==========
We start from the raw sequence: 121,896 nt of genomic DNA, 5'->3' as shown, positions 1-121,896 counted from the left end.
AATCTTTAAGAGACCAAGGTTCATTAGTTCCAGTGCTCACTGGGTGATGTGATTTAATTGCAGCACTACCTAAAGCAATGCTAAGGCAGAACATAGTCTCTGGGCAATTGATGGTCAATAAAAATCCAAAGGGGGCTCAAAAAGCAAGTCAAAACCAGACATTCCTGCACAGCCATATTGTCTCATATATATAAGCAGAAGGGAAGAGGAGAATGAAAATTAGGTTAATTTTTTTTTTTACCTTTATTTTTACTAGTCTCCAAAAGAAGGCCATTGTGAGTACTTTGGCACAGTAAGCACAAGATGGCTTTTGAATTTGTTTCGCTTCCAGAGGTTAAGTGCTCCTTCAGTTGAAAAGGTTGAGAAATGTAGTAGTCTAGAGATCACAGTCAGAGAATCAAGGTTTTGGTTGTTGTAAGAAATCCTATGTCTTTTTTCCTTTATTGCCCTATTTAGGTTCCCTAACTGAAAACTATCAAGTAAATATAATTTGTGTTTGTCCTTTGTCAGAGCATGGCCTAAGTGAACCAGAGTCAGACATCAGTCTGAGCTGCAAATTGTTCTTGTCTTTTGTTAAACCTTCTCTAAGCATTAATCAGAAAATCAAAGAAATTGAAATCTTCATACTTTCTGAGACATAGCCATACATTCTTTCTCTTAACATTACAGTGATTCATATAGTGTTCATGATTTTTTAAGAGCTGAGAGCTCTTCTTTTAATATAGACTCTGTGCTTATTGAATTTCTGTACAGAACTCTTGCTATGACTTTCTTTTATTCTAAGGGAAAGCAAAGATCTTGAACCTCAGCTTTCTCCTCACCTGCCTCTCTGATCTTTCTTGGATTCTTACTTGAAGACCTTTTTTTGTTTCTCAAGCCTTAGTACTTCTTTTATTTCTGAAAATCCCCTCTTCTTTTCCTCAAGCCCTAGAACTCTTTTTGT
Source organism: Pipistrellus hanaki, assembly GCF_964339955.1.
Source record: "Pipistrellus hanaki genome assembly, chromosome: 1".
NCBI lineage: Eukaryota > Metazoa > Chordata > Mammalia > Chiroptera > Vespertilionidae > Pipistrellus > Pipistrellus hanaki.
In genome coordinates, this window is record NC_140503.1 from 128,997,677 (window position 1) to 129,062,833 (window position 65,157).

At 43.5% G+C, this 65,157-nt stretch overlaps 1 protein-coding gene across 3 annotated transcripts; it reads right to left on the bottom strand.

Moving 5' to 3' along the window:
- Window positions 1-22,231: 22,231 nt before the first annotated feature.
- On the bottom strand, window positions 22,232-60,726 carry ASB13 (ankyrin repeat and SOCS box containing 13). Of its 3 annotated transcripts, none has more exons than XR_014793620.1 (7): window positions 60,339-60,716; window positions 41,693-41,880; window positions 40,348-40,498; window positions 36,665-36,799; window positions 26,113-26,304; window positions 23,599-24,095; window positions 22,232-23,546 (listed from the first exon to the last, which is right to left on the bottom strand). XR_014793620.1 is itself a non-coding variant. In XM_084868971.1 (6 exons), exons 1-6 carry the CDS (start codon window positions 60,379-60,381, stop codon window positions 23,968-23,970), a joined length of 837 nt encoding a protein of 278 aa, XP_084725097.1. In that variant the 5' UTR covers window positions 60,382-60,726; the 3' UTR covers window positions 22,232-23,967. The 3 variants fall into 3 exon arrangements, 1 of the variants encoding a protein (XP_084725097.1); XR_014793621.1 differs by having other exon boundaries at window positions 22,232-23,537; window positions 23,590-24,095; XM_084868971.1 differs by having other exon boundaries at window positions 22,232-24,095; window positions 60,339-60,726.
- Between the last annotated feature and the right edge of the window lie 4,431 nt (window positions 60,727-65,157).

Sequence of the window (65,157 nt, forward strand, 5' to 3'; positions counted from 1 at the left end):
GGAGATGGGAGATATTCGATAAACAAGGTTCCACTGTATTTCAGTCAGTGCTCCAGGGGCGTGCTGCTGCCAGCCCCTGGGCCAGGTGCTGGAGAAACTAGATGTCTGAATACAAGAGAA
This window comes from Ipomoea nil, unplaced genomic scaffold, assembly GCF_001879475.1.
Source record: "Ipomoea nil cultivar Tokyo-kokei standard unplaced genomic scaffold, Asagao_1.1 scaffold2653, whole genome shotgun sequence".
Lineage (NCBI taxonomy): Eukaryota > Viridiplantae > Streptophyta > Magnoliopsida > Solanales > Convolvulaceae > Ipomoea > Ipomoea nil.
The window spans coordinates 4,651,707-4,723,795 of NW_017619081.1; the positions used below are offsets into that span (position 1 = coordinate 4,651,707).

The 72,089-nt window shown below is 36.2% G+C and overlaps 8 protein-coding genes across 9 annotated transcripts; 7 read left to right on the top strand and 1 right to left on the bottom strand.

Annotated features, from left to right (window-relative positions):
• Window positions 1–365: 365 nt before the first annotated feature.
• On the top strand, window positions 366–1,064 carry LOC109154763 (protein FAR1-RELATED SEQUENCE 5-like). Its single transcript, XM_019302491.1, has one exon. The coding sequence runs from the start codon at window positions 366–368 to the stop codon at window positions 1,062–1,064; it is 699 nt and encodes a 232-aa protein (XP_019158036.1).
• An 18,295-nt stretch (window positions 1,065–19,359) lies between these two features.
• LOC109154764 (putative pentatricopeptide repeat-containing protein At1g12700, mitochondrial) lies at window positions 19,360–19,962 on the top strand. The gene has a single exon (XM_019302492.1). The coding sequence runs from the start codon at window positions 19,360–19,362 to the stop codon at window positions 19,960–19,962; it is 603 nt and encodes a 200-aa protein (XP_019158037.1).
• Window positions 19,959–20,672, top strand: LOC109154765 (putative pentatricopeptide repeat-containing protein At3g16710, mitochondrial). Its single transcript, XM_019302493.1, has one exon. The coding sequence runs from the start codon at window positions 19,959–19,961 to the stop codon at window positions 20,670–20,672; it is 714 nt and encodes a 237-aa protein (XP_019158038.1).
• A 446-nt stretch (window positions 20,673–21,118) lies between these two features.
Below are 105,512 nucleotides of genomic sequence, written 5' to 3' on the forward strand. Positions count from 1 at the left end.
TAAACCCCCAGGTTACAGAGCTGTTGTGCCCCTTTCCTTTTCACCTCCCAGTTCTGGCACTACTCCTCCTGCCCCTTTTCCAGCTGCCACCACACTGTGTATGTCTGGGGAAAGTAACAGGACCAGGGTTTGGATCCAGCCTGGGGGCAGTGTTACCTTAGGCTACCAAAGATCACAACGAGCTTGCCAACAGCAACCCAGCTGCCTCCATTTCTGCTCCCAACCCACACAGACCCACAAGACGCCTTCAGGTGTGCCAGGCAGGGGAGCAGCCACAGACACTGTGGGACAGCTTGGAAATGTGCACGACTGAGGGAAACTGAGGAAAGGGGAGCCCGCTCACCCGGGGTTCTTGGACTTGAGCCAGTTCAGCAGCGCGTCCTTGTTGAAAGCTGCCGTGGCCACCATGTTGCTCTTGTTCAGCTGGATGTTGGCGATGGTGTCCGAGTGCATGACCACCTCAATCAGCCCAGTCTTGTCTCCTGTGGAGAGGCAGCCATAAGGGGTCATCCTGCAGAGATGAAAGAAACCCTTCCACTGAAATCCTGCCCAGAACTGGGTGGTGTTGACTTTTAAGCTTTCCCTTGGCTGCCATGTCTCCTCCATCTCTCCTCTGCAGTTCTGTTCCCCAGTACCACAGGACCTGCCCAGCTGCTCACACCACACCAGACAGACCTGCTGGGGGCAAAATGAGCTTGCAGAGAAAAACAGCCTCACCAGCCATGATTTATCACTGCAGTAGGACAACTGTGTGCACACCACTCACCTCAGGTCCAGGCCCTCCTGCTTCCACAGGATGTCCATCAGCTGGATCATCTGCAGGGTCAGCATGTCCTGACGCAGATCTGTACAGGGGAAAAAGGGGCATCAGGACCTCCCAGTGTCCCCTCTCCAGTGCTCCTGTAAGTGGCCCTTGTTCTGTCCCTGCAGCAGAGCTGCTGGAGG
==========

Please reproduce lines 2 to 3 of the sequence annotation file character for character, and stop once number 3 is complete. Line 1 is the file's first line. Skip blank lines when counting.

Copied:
AATCTTTAAGAGACCAAGGTTCATTAGTTCCAGTGCTCACTGGGTGATGTGATTTAATTGCAGCACTACCTAAAGCAATGCTAAGGCAGAACATAGTCTCTGGGCAATTGATGGTCAATAAAAATCCAAAGGGGGCTCAAAAAGCAAGTCAAAACCAGACATTCCTGCACAGCCATATTGTCTCATATATATAAGCAGAAGGGAAGAGGAGAATGAAAATTAGGTTAATTTTTTTTTTTACCTTTATTTTTACTAGTCTCCAAAAGAAGGCCATTGTGAGTACTTTGGCACAGTAAGCACAAGATGGCTTTTGAATTTGTTTCGCTTCCAGAGGTTAAGTGCTCCTTCAGTTGAAAAGGTTGAGAAATGTAGTAGTCTAGAGATCACAGTCAGAGAATCAAGGTTTTGGTTGTTGTAAGAAATCCTATGTCTTTTTTCCTTTATTGCCCTATTTAGGTTCCCTAACTGAAAACTATCAAGTAAATATAATTTGTGTTTGTCCTTTGTCAGAGCATGGCCTAAGTGAACCAGAGTCAGACATCAGTCTGAGCTGCAAATTGTTCTTGTCTTTTGTTAAACCTTCTCTAAGCATTAATCAGAAAATCAAAGAAATTGAAATCTTCATACTTTCTGAGACATAGCCATACATTCTTTCTCTTAACATTACAGTGATTCATATAGTGTTCATGATTTTTTAAGAGCTGAGAGCTCTTCTTTTAATATAGACTCTGTGCTTATTGAATTTCTGTACAGAACTCTTGCTATGACTTTCTTTTATTCTAAGGGAAAGCAAAGATCTTGAACCTCAGCTTTCTCCTCACCTGCCTCTCTGATCTTTCTTGGATTCTTACTTGAAGACCTTTTTTTGTTTCTCAAGCCTTAGTACTTCTTTTATTTCTGAAAATCCCCTCTTCTTTTCCTCAAGCCCTAGAACTCTTTTTGT
Source organism: Pipistrellus hanaki, assembly GCF_964339955.1.